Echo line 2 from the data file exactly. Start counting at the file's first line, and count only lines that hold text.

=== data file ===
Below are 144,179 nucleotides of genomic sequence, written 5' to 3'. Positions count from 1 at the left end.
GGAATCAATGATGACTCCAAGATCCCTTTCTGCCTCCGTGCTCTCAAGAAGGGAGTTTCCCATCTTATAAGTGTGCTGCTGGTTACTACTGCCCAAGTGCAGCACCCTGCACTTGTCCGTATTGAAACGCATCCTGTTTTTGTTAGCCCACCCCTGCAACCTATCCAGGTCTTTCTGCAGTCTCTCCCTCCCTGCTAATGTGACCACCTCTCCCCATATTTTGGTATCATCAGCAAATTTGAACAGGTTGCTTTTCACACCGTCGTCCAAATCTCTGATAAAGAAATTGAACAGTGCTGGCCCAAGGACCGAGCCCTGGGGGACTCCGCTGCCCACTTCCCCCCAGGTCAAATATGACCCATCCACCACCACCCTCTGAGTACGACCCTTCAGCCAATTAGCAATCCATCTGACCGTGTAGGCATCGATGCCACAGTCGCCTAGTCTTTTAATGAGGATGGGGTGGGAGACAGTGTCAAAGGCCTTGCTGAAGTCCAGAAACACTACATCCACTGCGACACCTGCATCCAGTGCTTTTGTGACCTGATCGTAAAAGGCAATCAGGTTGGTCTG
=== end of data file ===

GGAATCAATGATGACTCCAAGATCCCTTTCTGCCTCCGTGCTCTCAAGAAGGGAGTTTCCCATCTTATAAGTGTGCTGCTGGTTACTACTGCCCAAGTGCAGCACCCTGCACTTGTCCGTATTGAAACGCATCCTGTTTTTGTTAGCCCACCCCTGCAACCTATCCAGGTCTTTCTGCAGTCTCTCCCTCCCTGCTAATGTGACCACCTCTCCCCATATTTTGGTATCATCAGCAAATTTGAACAGGTTGCTTTTCACACCGTCGTCCAAATCTCTGATAAAGAAATTGAACAGTGCTGGCCCAAGGACCGAGCCCTGGGGGACTCCGCTGCCCACTTCCCCCCAGGTCAAATATGACCCATCCACCACCACCCTCTGAGTACGACCCTTCAGCCAATTAGCAATCCATCTGACCGTGTAGGCATCGATGCCACAGTCGCCTAGTCTTTTAATGAGGATGGGGTGGGAGACAGTGTCAAAGGCCTTGCTGAAGTCCAGAAACACTACATCCACTGCGACACCTGCATCCAGTGCTTTTGTGACCTGATCGTAAAAGGCAATCAGGTTGGTCTG